ENSLAPPA564/94
[email protected]/9512066
August 1, 2021
Twistors and Supersymmetry
P.S. Howe^{1}^{1}1Permanent address: Dept. of Mathematics, King’s College, London
L.A.P.P.
B.P. 110, 74941 AnnecyleVieux, France
An overview is given of the application of twistor geometric ideas to
supersymmetry with particular emphasis on the construction of superspaces
associated with fourdimensional spacetime.
Talk given at the Leuven Conference on High Energy Physics, July 1995.
1 Introduction
Twistor geometry, suitably interpreted, is particularly wellsuited to the description of supersymmetric theories in the superspace formalism. There have been applications: to field theories, notably supersymmetric YangMills (SYM) and supergravity (SG), leading to offshell representations and to the interpretation of onshell constraints as integrability conditions, and to superparticles, strings and extended objects in the context of doubly supersymmetric formulations, that is, formulations with both spacetime (target space) and worldsurface supersymmetry.
The term “twistor geometry” as I shall interpret it in the supersymmetric context embraces the three main geometrical approaches to supersymmetry that have been studied: chiral supergeometry, lightlike integrability or super twistor theory, and harmonic superspace, each of these three formalisms being particular examples of twistor supergeometries as I shall show. In general one can say that the twistor approach is a very valuable tool for constructing and understanding superspace geometries and, in particular, it clarifies the geometrical structure of harmonic superspace. Since (almost) all supersymmetric theories are amenable to one or more of the above descriptions it follows that twistor supergeometry is universal: it underlies (almost) all supersymmetric theories of interest.
In this talk I shall focus on the construction of various (flatspace) supergeometries associated with fourdimensional spacetime. In four dimensions twistors are naturally associated with conformal symmetry, a symmetry which, as is wellknown (see for example [1]), is particularly relevant in the supersymmetric case for three reasons: firstly, massless, nongravitational theories of interest are classically superconformal, secondly, it is known that there are fourdimensional superconformal quantum field theories, and thirdly, the construction and study of supergravity theories is made much easier if one uses the superconformal perspective. For the most part I shall work in complex spacetime; this has some advantages from a formal point of view and has some relevance in that quantum field theories can be studied in regions of products of several copies of complex spacetime. Moreover, there is no loss of generality since one can easily impose reality in the formalism. In the case of standard twistor theory, there is still a complex twistor space associated with real (Euclidean) space; in the case of harmonic supergeometry one finds that the complex geometry of twistor space has to be replaced by supergeometry, which will be briefly explained in section 4. Finally, I shall give a list of some applications to supersymmetric field theories.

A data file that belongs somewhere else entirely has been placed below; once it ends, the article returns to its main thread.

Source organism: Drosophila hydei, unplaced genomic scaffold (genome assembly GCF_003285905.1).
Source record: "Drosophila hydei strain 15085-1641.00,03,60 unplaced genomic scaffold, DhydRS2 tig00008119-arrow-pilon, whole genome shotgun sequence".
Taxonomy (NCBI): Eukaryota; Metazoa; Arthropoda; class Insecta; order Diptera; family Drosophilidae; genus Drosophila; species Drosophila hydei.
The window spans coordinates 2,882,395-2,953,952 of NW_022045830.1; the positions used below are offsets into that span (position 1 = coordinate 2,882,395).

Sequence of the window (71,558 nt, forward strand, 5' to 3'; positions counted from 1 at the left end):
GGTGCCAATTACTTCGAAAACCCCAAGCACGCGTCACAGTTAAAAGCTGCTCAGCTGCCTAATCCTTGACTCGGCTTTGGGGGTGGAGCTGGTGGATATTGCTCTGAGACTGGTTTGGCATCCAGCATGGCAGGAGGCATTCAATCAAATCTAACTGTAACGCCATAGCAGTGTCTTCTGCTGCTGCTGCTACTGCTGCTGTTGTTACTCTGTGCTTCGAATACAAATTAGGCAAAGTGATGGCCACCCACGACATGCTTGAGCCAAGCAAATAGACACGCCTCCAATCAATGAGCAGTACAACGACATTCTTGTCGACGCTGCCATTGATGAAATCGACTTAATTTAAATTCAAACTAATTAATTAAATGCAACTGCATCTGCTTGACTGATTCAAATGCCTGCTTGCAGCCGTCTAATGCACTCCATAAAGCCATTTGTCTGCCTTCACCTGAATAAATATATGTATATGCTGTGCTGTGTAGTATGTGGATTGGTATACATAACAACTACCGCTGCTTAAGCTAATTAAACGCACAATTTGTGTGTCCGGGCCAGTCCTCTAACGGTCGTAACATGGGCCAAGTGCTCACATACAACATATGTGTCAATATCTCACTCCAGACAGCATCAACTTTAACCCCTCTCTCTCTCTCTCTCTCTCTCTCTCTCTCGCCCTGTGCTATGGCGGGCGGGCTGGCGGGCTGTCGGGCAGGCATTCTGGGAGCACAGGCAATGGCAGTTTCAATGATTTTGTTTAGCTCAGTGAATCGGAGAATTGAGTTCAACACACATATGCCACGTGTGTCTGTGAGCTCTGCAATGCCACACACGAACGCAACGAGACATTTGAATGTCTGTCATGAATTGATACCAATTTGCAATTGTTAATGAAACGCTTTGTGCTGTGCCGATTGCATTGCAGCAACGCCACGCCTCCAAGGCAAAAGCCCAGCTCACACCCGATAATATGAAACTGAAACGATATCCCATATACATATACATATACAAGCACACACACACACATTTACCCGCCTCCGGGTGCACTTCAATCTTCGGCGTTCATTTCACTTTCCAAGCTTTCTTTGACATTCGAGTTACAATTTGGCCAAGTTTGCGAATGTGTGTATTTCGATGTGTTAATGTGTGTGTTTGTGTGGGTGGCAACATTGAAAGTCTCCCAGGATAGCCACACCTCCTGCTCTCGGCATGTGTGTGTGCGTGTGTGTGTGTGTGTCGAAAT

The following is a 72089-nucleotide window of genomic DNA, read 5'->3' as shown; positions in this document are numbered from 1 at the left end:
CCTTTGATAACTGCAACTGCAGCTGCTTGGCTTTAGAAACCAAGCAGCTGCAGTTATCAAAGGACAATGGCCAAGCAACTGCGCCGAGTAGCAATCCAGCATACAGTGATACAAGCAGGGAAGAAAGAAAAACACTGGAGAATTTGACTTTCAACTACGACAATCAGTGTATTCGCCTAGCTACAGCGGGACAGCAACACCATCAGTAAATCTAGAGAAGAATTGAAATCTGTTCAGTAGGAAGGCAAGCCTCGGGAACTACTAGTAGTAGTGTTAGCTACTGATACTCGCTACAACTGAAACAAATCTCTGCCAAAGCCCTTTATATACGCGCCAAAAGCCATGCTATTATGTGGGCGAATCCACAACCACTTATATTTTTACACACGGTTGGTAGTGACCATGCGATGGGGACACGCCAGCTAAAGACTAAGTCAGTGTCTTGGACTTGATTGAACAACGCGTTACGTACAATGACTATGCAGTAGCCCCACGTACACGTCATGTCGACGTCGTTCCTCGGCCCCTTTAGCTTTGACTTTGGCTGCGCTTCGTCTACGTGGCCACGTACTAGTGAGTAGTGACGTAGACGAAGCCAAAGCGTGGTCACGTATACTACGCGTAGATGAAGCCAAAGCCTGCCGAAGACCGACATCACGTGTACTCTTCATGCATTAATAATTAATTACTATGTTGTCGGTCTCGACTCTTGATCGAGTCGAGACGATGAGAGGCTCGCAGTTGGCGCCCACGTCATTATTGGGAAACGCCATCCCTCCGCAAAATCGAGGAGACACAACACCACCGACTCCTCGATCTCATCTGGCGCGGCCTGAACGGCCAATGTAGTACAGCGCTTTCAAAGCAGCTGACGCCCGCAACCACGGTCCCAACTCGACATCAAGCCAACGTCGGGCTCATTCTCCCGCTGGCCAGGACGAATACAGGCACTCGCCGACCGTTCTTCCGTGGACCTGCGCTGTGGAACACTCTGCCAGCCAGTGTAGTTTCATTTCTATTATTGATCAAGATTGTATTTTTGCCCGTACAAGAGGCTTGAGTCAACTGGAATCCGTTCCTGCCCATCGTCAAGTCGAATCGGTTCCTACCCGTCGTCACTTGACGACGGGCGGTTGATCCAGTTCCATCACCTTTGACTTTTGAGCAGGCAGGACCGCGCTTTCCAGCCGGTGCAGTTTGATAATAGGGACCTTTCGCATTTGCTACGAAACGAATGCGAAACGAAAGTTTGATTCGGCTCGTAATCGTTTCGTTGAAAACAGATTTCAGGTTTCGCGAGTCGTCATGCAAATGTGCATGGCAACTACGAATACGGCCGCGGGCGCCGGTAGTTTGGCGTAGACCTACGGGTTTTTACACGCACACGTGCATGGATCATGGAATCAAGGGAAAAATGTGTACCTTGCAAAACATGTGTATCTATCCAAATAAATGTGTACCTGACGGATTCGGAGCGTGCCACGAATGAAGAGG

2 Twistors
Consider the equation
(1) 
where and are twocomponent commuting spinors and is a fourvector in spinor form. The pair is an element of twistor space , and labels a point in complex Minkowski space . Equation (1) establishes a correspondence between 𝕋 and 𝕄 in the following way [2]: firstly, if is held fixed, (1) defines a plane (called a plane) in 𝕄 which is totally null (all tangent vectors are null) and antiselfdual (the bivector constructed from any two independent tangents is antiselfdual); secondly if is held fixed, then one can solve (1) for as a function of . Since (1) is clearly invariant under common rescalings of and this second point of view determines a projective line in projective twistor space, ℙ, also known as a twistor line. Thus we have the correspondence

points twistor lines

points planes
We can present this a little differently as follows: